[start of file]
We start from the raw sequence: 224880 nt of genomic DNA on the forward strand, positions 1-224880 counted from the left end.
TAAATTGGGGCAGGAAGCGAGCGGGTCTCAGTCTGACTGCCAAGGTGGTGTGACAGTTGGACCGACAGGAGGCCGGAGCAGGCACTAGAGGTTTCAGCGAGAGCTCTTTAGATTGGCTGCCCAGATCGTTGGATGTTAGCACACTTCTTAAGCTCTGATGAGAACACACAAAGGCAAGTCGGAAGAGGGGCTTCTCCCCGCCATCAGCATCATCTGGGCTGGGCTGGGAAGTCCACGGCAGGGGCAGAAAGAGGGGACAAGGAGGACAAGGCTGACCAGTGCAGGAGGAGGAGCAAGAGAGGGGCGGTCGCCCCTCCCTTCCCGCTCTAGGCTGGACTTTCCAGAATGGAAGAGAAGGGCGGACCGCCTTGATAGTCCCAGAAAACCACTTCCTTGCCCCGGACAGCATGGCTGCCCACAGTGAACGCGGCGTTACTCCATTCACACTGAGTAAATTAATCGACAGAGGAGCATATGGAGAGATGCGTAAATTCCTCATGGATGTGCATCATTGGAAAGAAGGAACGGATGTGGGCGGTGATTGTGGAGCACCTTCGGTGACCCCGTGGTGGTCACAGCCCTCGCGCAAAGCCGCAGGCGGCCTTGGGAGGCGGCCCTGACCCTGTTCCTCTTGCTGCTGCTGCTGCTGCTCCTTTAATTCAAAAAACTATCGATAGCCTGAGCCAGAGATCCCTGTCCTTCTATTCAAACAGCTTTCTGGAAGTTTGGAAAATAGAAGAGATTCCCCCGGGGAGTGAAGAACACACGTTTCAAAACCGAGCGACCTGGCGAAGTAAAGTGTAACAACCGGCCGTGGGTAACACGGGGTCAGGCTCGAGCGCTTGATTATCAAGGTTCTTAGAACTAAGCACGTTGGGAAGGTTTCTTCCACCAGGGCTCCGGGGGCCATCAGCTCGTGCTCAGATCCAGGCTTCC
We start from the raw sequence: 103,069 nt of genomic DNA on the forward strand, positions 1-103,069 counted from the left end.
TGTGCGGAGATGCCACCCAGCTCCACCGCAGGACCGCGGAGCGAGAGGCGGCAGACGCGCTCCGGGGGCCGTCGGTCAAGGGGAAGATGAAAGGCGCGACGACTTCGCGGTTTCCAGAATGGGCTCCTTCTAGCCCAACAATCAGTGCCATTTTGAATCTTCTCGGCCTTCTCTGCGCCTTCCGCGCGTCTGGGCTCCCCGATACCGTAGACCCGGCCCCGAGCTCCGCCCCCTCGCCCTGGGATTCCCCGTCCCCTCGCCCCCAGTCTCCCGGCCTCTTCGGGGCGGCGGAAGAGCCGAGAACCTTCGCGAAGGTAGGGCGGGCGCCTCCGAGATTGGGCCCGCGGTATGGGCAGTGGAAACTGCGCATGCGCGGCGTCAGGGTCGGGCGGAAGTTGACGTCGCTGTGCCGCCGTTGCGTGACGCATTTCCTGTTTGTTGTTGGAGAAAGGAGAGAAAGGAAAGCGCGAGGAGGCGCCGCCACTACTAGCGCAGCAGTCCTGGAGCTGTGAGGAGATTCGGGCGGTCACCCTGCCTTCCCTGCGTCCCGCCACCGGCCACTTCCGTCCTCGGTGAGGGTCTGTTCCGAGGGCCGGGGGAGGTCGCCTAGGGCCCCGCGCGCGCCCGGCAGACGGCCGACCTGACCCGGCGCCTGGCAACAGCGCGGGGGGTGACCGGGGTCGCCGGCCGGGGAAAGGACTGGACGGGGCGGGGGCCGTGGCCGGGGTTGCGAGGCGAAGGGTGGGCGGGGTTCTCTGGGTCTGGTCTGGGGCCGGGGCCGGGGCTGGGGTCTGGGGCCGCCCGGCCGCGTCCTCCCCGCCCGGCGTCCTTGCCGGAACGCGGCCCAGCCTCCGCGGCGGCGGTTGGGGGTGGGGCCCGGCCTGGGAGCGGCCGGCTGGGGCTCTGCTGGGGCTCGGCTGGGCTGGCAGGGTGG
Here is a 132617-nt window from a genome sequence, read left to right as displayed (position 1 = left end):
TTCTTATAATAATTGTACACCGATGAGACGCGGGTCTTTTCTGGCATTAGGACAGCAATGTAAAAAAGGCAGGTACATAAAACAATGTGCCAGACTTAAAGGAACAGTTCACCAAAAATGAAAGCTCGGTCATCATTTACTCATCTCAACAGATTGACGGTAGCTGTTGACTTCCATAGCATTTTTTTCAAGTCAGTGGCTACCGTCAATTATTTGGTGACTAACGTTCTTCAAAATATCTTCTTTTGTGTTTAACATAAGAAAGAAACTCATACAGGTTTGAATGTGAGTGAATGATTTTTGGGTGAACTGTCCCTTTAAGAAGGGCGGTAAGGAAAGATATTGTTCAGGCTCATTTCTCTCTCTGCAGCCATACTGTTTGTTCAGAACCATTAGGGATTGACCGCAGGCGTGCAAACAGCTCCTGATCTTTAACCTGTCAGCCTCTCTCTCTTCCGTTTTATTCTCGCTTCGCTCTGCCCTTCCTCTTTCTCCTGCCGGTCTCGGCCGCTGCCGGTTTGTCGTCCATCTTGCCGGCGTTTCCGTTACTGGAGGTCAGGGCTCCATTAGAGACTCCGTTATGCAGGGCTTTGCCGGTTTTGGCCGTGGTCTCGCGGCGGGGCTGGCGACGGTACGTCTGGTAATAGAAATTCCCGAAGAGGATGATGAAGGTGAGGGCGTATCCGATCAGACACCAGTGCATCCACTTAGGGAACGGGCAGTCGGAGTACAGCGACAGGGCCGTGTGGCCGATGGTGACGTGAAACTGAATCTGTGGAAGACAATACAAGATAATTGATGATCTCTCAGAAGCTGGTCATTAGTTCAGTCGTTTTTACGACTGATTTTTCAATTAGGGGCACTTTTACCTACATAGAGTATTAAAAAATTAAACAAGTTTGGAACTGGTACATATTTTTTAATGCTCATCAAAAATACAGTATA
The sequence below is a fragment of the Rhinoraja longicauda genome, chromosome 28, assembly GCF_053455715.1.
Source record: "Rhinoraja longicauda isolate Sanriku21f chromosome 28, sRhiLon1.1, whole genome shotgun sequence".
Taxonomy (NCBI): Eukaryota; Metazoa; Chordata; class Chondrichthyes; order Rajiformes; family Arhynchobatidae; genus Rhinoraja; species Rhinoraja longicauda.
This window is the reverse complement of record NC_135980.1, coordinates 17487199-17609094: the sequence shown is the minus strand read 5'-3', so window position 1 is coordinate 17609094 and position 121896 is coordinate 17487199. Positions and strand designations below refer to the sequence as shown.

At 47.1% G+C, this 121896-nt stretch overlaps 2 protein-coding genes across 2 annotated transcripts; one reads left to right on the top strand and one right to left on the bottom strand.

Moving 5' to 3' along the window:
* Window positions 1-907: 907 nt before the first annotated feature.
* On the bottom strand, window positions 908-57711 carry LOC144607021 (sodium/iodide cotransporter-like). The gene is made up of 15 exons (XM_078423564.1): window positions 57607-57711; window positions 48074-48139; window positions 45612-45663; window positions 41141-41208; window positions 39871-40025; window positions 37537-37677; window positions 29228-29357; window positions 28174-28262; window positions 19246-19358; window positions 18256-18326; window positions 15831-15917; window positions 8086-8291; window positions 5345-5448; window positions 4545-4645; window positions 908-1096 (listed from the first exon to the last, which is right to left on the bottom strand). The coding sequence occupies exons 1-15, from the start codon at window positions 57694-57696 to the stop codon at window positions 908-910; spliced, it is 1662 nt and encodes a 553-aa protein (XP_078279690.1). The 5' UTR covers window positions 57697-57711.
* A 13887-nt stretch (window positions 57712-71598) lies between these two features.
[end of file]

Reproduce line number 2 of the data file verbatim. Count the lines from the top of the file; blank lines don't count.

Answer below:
TAAATTGGGGCAGGAAGCGAGCGGGTCTCAGTCTGACTGCCAAGGTGGTGTGACAGTTGGACCGACAGGAGGCCGGAGCAGGCACTAGAGGTTTCAGCGAGAGCTCTTTAGATTGGCTGCCCAGATCGTTGGATGTTAGCACACTTCTTAAGCTCTGATGAGAACACACAAAGGCAAGTCGGAAGAGGGGCTTCTCCCCGCCATCAGCATCATCTGGGCTGGGCTGGGAAGTCCACGGCAGGGGCAGAAAGAGGGGACAAGGAGGACAAGGCTGACCAGTGCAGGAGGAGGAGCAAGAGAGGGGCGGTCGCCCCTCCCTTCCCGCTCTAGGCTGGACTTTCCAGAATGGAAGAGAAGGGCGGACCGCCTTGATAGTCCCAGAAAACCACTTCCTTGCCCCGGACAGCATGGCTGCCCACAGTGAACGCGGCGTTACTCCATTCACACTGAGTAAATTAATCGACAGAGGAGCATATGGAGAGATGCGTAAATTCCTCATGGATGTGCATCATTGGAAAGAAGGAACGGATGTGGGCGGTGATTGTGGAGCACCTTCGGTGACCCCGTGGTGGTCACAGCCCTCGCGCAAAGCCGCAGGCGGCCTTGGGAGGCGGCCCTGACCCTGTTCCTCTTGCTGCTGCTGCTGCTGCTCCTTTAATTCAAAAAACTATCGATAGCCTGAGCCAGAGATCCCTGTCCTTCTATTCAAACAGCTTTCTGGAAGTTTGGAAAATAGAAGAGATTCCCCCGGGGAGTGAAGAACACACGTTTCAAAACCGAGCGACCTGGCGAAGTAAAGTGTAACAACCGGCCGTGGGTAACACGGGGTCAGGCTCGAGCGCTTGATTATCAAGGTTCTTAGAACTAAGCACGTTGGGAAGGTTTCTTCCACCAGGGCTCCGGGGGCCATCAGCTCGTGCTCAGATCCAGGCTTCC